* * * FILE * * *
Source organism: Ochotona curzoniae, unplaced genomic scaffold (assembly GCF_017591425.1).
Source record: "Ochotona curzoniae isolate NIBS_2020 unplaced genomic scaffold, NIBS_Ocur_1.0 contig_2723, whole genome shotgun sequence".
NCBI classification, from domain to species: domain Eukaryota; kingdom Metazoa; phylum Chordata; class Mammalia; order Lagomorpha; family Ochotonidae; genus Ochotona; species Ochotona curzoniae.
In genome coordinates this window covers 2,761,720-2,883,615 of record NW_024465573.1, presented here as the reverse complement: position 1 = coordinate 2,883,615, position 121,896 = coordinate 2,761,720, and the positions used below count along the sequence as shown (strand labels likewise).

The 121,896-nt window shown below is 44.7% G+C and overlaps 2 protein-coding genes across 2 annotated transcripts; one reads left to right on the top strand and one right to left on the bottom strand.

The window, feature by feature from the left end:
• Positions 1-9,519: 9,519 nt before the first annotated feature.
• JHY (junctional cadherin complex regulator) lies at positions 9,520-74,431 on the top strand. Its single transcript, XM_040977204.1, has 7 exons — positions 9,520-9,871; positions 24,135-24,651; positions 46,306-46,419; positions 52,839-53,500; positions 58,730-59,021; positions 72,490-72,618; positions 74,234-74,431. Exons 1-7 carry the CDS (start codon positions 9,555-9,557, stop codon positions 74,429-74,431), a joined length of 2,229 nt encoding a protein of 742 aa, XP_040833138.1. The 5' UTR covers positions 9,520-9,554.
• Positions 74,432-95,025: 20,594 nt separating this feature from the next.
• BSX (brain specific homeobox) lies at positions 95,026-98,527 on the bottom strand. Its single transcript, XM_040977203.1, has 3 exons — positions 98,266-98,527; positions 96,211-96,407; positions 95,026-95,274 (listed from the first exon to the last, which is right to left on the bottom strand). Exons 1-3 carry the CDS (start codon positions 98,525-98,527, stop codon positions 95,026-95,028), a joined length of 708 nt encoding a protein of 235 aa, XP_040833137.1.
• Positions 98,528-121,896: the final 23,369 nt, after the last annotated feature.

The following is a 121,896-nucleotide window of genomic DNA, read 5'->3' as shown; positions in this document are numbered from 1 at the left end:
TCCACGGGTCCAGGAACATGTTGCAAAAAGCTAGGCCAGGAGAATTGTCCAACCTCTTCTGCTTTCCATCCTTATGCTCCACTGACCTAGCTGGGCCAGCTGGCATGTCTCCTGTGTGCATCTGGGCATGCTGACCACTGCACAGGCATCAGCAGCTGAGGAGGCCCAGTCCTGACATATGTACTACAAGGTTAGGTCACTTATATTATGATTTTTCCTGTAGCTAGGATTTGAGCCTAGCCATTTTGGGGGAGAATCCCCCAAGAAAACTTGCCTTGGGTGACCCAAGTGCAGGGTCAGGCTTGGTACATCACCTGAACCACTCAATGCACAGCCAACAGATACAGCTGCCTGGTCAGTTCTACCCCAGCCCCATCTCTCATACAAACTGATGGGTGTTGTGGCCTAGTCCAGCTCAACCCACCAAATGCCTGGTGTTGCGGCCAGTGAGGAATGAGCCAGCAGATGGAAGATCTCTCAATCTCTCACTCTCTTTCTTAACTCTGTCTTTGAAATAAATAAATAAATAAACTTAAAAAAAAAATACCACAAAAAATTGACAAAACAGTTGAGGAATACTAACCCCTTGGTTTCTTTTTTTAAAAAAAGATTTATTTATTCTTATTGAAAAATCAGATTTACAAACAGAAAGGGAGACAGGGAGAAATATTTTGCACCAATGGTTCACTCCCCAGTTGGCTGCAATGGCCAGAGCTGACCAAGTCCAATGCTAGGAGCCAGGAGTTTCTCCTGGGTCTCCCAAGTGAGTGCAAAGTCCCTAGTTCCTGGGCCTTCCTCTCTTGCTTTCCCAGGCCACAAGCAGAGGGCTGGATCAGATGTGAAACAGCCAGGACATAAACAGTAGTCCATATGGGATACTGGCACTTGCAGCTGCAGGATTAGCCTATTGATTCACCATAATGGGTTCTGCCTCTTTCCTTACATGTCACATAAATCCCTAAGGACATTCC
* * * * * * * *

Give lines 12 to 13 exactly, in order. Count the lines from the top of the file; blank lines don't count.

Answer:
The following is a 121,896-nucleotide window of genomic DNA, read 5'->3' as shown; positions in this document are numbered from 1 at the left end:
TCCACGGGTCCAGGAACATGTTGCAAAAAGCTAGGCCAGGAGAATTGTCCAACCTCTTCTGCTTTCCATCCTTATGCTCCACTGACCTAGCTGGGCCAGCTGGCATGTCTCCTGTGTGCATCTGGGCATGCTGACCACTGCACAGGCATCAGCAGCTGAGGAGGCCCAGTCCTGACATATGTACTACAAGGTTAGGTCACTTATATTATGATTTTTCCTGTAGCTAGGATTTGAGCCTAGCCATTTTGGGGGAGAATCCCCCAAGAAAACTTGCCTTGGGTGACCCAAGTGCAGGGTCAGGCTTGGTACATCACCTGAACCACTCAATGCACAGCCAACAGATACAGCTGCCTGGTCAGTTCTACCCCAGCCCCATCTCTCATACAAACTGATGGGTGTTGTGGCCTAGTCCAGCTCAACCCACCAAATGCCTGGTGTTGCGGCCAGTGAGGAATGAGCCAGCAGATGGAAGATCTCTCAATCTCTCACTCTCTTTCTTAACTCTGTCTTTGAAATAAATAAATAAATAAACTTAAAAAAAAAATACCACAAAAAATTGACAAAACAGTTGAGGAATACTAACCCCTTGGTTTCTTTTTTTAAAAAAAGATTTATTTATTCTTATTGAAAAATCAGATTTACAAACAGAAAGGGAGACAGGGAGAAATATTTTGCACCAATGGTTCACTCCCCAGTTGGCTGCAATGGCCAGAGCTGACCAAGTCCAATGCTAGGAGCCAGGAGTTTCTCCTGGGTCTCCCAAGTGAGTGCAAAGTCCCTAGTTCCTGGGCCTTCCTCTCTTGCTTTCCCAGGCCACAAGCAGAGGGCTGGATCAGATGTGAAACAGCCAGGACATAAACAGTAGTCCATATGGGATACTGGCACTTGCAGCTGCAGGATTAGCCTATTGATTCACCATAATGGGTTCTGCCTCTTTCCTTACATGTCACATAAATCCCTAAGGACATTCC